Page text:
Long Road to Mercy by David Baldacci – Review

Hey hey! Welcome to another book review. Today’s review is of one of my most anticipated books: Long Road to Mercy by David Baldacci. This was a disappointing two star read for me. I thought it was typical and cliche for Baldacci and I had a hard time reading it.

Book: Long Road to Mercy

Author: David Baldacci

Rating: ★1/2

Summary: Atlee Pine, an FBI special agent assigned to the remote wilds of the western United States. Ever since her twin sister was abducted by a notorious serial killer at age five, Atlee has spent her life hunting down those who hurt others. And she’s the best at it. She could be one of the Bureau’s top criminal profilers, if she didn’t prefer catching criminals in the vast wilderness of the West to climbing the career ladder in the D.C. office. Her chosen mission is a lonesome one–but that suits her just fine.

Now, Atlee is called in to investigate the mutilated carcass of a mule found in the Grand Canyon–and hopefully, solve the disappearance of its rider. But this isn’t the only recent disappearance. In fact, it may be just the first clue, the key to unraveling a rash of other similar missing persons cases in the canyon. . . 

Quote: “For me, the Canyon isn’t just a tourist destination. It’s a living, breathing place.”

The Good:

*Carol Blum. I loved Carol Blum so much. She’s the older secretary of Special Agent Atlee Pine. Her personality, vigor, and strength is amazing. And even thought she wears blouses, skirts, and pumps, she’s got steely determination and fierce loyalty to Atlee. I enjoyed reading about her immensely.

*Thriller. It was a little thriller-y and it had some suspense.

*What else…? Uh, um, nothing? This book wasn’t my cup of tea.

Quote: Blum gave her an incredulous look. “Well, it’s about time, Special Agent Pine. Frankly, I expected you to be a little faster on the uptake.”

The Bad:

*Her royal highness Special Agent Pine. She is the most cliche Baldacci character ever. If you haven’t read Baldacci, then you won’t understand, so here’s a little background. At least four characters that I’ve read that were penned by Baldacci are either: ex Navy SEALS, or ex military, or ex assassin. They are also super fit, with lots of muscle and no fat (and are hardcore gym enthusiasts), have “no heart”, and love being on their own. They also have some traumatic past (either from being in the military or Navy or some childhood trauma) that is the reason for them living on their own with zero personal belongings other than clothes and their guns and being determined to never forge relationships. They also have some other character that is just like them and who also happens to be a love interest. Guess what HRH Special Agent Pine is? Exactly everything listed above.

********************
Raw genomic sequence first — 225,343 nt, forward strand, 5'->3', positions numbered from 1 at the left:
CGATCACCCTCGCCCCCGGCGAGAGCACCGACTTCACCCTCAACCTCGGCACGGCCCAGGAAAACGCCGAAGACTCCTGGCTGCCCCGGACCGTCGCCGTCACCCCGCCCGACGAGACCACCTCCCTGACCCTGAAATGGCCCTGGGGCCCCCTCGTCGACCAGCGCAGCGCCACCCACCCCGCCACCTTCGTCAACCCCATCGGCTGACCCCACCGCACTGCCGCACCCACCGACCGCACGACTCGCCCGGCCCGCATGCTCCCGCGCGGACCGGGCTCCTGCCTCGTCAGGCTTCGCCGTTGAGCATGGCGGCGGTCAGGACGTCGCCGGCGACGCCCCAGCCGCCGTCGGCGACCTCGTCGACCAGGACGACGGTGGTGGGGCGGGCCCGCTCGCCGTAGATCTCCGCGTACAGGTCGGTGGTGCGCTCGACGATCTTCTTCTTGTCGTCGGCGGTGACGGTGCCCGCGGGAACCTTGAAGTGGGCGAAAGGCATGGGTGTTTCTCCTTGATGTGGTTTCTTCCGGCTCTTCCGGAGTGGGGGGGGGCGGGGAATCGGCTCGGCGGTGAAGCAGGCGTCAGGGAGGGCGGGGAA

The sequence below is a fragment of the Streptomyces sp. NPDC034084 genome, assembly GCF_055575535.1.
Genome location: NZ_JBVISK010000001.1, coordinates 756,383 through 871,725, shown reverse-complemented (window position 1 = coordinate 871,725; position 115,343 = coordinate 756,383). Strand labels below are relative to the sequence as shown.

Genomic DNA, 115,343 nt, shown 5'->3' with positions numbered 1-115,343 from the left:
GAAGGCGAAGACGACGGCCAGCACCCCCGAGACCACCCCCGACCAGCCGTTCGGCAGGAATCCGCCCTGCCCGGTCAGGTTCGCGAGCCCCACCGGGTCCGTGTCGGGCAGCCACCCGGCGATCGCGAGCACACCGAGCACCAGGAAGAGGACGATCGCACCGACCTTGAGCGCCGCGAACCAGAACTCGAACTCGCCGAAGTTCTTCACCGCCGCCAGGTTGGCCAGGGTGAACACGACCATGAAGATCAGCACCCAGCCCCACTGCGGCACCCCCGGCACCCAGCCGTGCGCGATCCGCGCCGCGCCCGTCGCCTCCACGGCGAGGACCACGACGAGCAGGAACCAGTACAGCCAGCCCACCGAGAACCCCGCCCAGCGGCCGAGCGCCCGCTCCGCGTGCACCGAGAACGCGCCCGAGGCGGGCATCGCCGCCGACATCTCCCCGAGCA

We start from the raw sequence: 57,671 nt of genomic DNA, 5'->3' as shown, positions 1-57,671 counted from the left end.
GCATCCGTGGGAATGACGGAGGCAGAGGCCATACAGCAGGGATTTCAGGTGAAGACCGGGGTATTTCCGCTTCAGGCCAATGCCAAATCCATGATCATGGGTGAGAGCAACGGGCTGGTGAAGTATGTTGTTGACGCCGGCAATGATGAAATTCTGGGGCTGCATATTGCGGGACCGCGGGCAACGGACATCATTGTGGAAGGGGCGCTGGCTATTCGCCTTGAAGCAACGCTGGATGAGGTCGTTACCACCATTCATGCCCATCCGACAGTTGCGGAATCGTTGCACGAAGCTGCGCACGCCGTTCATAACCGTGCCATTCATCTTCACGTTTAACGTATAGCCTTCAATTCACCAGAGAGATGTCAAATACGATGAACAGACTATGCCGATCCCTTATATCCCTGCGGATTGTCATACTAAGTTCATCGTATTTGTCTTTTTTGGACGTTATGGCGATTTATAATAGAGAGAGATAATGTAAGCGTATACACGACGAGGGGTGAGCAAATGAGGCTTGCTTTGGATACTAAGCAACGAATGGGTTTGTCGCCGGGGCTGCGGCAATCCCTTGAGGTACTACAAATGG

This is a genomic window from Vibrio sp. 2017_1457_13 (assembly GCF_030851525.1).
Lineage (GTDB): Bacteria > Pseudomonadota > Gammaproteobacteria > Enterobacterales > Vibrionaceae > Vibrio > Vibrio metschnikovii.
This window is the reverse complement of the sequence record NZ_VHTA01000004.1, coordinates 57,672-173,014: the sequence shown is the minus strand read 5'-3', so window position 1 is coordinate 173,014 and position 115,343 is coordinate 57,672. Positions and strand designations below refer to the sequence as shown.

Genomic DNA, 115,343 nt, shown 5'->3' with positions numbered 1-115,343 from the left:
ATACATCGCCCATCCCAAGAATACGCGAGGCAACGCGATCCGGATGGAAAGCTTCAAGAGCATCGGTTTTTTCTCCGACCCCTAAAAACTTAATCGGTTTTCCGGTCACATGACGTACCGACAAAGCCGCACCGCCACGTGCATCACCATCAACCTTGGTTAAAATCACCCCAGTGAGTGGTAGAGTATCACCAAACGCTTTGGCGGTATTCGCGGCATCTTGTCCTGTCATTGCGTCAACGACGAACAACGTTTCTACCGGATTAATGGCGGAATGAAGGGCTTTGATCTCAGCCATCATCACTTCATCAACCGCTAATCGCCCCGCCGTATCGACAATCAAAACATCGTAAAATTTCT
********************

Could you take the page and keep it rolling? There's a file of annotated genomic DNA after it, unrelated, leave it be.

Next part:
Description (from the book): “Her thighs, calves, and glutes were rocks, her shoulders and delts sculpted, her arms ropy with long cords of muscle, and her core is iron.”

God forbid I end up the recipient of her punch. Not only that, her twin sister, Mercy, was kidnapped when they were both six years old and the killer was never found (traumatic past anyone?). That’s why she joined the FBI and she loves working on her own. She doesn’t have a military background, but she’s as hard as ice. And her counterpart is Sam Kettler, an ex-military guy suffering from PTSD from his time serving (don’t forget the love interest). And I think you can guess his description.

I hate cliche characters, and I’m tired of reading the same character with a different name/background/job. It gets boring, Mr. Baldacci.

*Plot. Another thing you need to know about Baldacci is this: he loves his conspiracy political theories. And I really mean it. I don’t want to spoil anything (even though I REALLY want to), so if you are inclined to, visit my Goodreads version to see spoilers. Just know that this isn’t about a sadistic person who likes to murder mules. It is SO👏MUCH👏MORE👏